Friday, August 24, 2012

That good things are chasing us down

I remember the school science experiments I used to do with magnets and iron filings. These tiny bits of metal dust follow a magnet around, making it look like some sort of hairy critter. If iron filings had thoughts, resistance would be futile. There is no way one of them could possibly break from the crowd and say, "I don't think I'll follow the magnet today. I'm happy right where I am." I thought about these iron filings today when I read about the great blessings God has in store for His people.

For most of my life, I've had entirely the wrong idea about blessings. I've had a "blink and you'll miss them" sort of mentality. I was like a girl chasing butterflies with a net. Or if you're a fiction reader, they're like those cheeky little flying keys in the first Harry Potter book. Remember how Harry and his two friends faced the seemingly impossible challenge of racing around in a room amid thousands of tiny flying keys, trying to snatch the one which would open the door to the next chamber?

When I was a Primary School student, the teacher used to hide a few objects around the classroom and reward the two or three people who found them. While I was searching high and low, a few other voices would cry out, "I found one." My heart would sink because I'd missed out. This sort of scenario followed me into adulthood. Just a few years ago at a conference, I shifted from the spot I'd been sitting all morning, thinking that if my daughter, Emma, came through from her scrapbooking activity I'd be easier to find in the aisle. No sooner had I moved than a lady announced that five beautiful CDs had been hidden beneath random seats around the auditorium. You guessed it; the lady who'd been sitting for five seconds where I'd been for four hours gave a shout of joy.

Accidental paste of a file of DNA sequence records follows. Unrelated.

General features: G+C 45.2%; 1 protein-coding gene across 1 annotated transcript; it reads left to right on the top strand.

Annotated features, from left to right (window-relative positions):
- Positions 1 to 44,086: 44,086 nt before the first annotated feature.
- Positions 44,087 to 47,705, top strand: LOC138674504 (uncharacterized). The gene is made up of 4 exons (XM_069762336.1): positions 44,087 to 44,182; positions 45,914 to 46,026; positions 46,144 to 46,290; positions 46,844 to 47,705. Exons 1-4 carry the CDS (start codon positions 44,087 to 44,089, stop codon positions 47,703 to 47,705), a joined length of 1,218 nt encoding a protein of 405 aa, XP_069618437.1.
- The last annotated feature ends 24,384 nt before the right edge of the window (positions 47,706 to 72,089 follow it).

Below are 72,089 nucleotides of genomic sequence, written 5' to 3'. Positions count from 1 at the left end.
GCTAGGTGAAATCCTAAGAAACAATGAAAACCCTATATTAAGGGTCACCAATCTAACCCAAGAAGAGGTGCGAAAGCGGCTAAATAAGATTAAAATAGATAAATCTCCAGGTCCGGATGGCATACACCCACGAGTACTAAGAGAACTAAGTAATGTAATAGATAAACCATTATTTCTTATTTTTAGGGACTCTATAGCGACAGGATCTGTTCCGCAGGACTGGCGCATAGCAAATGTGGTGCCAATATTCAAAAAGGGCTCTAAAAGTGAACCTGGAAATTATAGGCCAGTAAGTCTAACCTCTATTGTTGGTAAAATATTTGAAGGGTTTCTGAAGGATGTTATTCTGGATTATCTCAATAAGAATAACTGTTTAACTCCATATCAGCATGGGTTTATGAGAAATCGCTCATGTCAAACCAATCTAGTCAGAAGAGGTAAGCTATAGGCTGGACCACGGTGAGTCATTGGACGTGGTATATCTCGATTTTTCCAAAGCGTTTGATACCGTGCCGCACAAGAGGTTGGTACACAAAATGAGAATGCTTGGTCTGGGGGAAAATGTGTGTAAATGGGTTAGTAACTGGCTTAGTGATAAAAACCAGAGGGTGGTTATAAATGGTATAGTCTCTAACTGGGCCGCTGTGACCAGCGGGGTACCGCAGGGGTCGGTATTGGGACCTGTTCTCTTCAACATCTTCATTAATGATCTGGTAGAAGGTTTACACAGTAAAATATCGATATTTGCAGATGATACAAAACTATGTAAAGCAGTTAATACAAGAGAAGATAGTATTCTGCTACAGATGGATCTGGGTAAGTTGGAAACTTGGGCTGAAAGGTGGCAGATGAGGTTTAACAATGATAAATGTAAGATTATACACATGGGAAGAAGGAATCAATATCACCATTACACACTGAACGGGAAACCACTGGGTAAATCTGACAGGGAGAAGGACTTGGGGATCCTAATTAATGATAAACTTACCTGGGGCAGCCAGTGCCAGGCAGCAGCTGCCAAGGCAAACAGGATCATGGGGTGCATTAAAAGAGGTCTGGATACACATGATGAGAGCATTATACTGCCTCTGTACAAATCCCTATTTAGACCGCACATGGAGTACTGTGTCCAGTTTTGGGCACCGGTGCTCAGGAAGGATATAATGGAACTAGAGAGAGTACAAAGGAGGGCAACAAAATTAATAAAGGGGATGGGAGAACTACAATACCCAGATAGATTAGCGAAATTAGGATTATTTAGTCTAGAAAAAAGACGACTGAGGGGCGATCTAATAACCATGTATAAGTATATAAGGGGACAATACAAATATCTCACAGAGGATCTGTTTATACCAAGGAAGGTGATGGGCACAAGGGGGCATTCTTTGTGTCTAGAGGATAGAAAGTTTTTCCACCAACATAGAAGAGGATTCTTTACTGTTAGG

Roald Dahl wrote about a similar situation in "Charlie and the Chocolate Factory." The golden tickets have all been found. Augustus, Veruca, Violet, Mike and Charlie are the lucky ones. You've missed out. That's how I unconsciously imagined blessings; glittery and scarce.

But Deuteronomy 28 tells me, "All these blessings will come and overtake you." Then it goes on to list every area in which we may expect to be blessed, including our offspring, our transport, our work, our provisions and our reputations. I think, Wow, that's a different way of looking at it. It requires a total change of mindset. I am traveling along the road, oblivious, and blessings are pursuing me. Instead of the desperately hopeful customer who goes into the deli, clutching my hot little coin, to buy a Wonka Bar, I am actually the golden ticket. Blessings are looking for me.

What a bizarre concept, but when I think about it, it's often turned out to be the case. When I've bothered to stop running for a while, blessings have perched on me like those birds in princess stories, taking me completely by surprise. Babies, houses, prizes, money, new friends. My first thought is, That hasn't happened very often, but then I have to admit that the occasions when it has happened coincide with the times I've paused to reflect and simply enjoy life. When I'm busy tearing around like those little winged keys, looking for blessings, little do I know I'm actually fleeing from them, making them harder to catch up with me.

Hmmm, interesting thought. I'm going to appreciate every good thing, large or small, treating it as one of those iron filings that can't help following me whenever it's anywhere near. I'd love to hear your thoughts and experiences with unexpected blessings.

Tuesday, August 14, 2012

To revisit my past